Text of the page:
So why all the negativity around teaching? To me it seems most of this is psychological and leads to what is called “Negativity bias”. This is just a clever way of saying humans remember the bad more than the good. In teaching (as well as all walks of life), I’m sure we can all relate to this. You have had a 5 lesson day where you are really enthused, all of the kids have been engaged and all your lessons have hit the spot. Then last lesson, little Timmy just doesn’t want to know, he’s not interested in learning and what’s more, he’s going to make sure no one else in the room is going to learn either. He’s ruined your lesson. Which of those are you going to go home and tell your partner about? The 80% of the day that was positive or the 20% of the day that was not so much? As humans we are prone to focus on the negatives and tell others about them also. This is why negative political campaigns are more memorable than positive ones. Tory election strategist Lynton Crosby called it the “dead Cat on the table”. The premise being that to counter a story he didn’t want in the news, bring out another story that will counter it, the more negative the better.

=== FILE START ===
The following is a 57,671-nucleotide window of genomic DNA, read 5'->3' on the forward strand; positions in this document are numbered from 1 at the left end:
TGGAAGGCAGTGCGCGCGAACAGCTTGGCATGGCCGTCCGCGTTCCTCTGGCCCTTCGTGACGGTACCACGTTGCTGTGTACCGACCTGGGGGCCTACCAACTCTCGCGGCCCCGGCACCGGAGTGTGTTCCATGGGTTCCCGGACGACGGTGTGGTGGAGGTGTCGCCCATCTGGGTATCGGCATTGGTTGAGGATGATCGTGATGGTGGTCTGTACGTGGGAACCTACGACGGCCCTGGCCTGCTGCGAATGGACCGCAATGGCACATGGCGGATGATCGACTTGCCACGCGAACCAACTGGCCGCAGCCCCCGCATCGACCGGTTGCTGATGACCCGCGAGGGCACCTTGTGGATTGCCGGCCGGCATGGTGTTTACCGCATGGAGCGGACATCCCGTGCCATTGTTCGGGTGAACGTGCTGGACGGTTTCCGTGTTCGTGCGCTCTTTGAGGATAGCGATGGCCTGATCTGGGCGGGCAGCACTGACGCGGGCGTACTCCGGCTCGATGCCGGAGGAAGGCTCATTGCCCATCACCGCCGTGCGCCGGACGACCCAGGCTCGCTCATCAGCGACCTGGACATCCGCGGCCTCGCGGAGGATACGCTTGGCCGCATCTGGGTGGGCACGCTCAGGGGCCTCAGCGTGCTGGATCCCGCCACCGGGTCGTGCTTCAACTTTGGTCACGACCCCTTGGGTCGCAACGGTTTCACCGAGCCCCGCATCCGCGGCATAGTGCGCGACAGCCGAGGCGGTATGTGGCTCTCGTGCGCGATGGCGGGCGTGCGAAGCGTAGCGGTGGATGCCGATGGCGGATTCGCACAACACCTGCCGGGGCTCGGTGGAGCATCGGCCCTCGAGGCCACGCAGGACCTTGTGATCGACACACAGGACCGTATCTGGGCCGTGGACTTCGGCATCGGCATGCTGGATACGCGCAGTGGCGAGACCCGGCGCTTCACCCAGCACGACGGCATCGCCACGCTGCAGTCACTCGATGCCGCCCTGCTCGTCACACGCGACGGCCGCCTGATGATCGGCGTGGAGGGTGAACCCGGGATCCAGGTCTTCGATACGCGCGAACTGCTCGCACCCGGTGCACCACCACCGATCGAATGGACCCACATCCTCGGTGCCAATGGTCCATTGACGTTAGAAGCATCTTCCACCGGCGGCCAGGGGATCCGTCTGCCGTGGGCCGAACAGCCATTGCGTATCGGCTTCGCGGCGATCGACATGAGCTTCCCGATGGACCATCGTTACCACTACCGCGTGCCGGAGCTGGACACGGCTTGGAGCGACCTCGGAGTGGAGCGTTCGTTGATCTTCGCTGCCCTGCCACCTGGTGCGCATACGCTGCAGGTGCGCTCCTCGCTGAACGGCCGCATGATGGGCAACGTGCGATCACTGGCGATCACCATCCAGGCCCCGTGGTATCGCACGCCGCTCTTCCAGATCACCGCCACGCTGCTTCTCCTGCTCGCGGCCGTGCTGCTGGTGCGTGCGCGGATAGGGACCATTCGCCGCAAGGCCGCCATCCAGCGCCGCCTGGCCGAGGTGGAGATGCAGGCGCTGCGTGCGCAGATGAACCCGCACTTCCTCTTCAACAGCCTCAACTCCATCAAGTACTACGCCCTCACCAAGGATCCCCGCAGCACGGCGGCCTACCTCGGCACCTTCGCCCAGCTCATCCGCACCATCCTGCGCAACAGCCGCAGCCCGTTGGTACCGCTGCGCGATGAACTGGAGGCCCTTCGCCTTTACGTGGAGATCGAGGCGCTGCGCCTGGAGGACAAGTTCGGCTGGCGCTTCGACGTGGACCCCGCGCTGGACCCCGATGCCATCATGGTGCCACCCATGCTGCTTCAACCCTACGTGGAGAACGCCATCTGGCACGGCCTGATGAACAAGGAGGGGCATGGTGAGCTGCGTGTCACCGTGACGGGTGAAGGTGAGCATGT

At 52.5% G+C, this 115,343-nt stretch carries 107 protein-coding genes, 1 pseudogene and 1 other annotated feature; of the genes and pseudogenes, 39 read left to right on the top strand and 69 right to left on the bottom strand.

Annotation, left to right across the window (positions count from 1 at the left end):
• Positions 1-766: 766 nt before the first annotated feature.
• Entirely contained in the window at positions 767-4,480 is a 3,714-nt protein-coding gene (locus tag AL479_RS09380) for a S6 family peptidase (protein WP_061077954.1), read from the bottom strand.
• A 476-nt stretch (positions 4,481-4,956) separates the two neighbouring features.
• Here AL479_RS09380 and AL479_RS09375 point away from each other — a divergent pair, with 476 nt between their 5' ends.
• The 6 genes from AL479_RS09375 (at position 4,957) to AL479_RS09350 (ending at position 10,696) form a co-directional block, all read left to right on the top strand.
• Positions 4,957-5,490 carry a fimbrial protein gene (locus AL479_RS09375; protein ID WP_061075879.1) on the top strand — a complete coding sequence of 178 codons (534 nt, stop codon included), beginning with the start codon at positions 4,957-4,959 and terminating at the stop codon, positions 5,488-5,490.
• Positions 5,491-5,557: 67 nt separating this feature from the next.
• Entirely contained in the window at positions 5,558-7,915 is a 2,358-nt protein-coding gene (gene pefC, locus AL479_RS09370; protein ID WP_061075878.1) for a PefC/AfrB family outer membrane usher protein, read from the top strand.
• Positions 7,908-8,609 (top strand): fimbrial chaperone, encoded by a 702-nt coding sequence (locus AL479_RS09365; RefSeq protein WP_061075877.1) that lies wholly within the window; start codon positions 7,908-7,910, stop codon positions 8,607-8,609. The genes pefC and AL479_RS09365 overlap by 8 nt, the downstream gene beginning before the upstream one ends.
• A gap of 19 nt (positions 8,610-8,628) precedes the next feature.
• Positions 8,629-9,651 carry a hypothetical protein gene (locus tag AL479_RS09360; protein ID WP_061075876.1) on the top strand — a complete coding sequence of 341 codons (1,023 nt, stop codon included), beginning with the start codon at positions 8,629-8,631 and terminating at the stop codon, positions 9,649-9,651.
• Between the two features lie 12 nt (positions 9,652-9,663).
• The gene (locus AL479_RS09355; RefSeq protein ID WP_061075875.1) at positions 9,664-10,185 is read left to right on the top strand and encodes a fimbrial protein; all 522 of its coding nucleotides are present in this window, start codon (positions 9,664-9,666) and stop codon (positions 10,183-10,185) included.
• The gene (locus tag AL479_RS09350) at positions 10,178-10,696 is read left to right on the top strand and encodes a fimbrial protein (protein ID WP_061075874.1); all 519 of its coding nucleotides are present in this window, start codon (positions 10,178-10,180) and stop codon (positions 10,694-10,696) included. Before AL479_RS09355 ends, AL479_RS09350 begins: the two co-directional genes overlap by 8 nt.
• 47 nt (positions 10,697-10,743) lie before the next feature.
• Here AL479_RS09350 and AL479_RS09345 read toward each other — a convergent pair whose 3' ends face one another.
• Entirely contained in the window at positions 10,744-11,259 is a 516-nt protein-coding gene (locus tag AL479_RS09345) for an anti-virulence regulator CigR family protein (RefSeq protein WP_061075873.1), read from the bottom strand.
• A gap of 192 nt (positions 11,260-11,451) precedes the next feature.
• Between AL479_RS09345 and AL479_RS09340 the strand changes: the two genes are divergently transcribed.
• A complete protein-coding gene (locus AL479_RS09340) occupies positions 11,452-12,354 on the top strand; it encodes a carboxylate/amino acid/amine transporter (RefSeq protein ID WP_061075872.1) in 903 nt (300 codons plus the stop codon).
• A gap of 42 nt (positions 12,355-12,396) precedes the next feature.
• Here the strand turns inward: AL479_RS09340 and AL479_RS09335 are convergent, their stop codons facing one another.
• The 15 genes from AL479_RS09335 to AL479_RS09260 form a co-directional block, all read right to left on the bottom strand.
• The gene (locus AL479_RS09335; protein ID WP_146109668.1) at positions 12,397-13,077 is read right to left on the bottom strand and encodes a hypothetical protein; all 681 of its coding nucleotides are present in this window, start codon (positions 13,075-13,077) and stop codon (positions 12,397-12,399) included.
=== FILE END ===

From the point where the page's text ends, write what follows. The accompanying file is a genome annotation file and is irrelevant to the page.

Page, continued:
The other reason for many of the negatives surrounding teaching include the admin, the paper work and bureaucracy. Much of this is down to another psychological phenomenon called “pluralistic ignorance”- a situation in which a majority of group members privately reject a norm, but incorrectly assume that most others accept it, and therefore go along with it. Sometimes there isn’t much any individual teacher can do, but if we all rejected it, what would happen? We all knew the Ebacc was a nonsense when introduced by Michael Gove, it’s included in stats so Governors have to care. Head teachers may have to push unsuitable students into those subjects to improve the stats, the kids don’t want to do these subjects and many times there are not sufficient teacher numbers to teach them. In short, we all know it is nonsense! But we all go along with it. Another facet to this is that the huge majority of teachers want to help, that’s why many went into teaching in the first place. Most teachers want to help and mostly want to be compliant, this good nature is often taken advantage of. Teachers don’t like saying no.

But for teachers to enjoy their job this is exactly what I think they need to do, they need to say no more. Saying no lowers the demand on your time, it enables you to make better decisions and focus on what is important. It enables you to keep a work life balance. To students, no I am not running an Easter revision session, revise yourself. No I am not replying to every email that doesn’t need it. No I am not going to look at my emails at home or lunch time. No I am not partaking in every school event. I know this sounds much easier than it actually is and I appreciate that. But for teachers to not burn out, keep their passion for the job and stay in the profession, this is exactly what is needed. In the long run this benefits the Government, parents, students and teachers themselves. Tired, burned out teachers leave the profession, saying no may just stop that.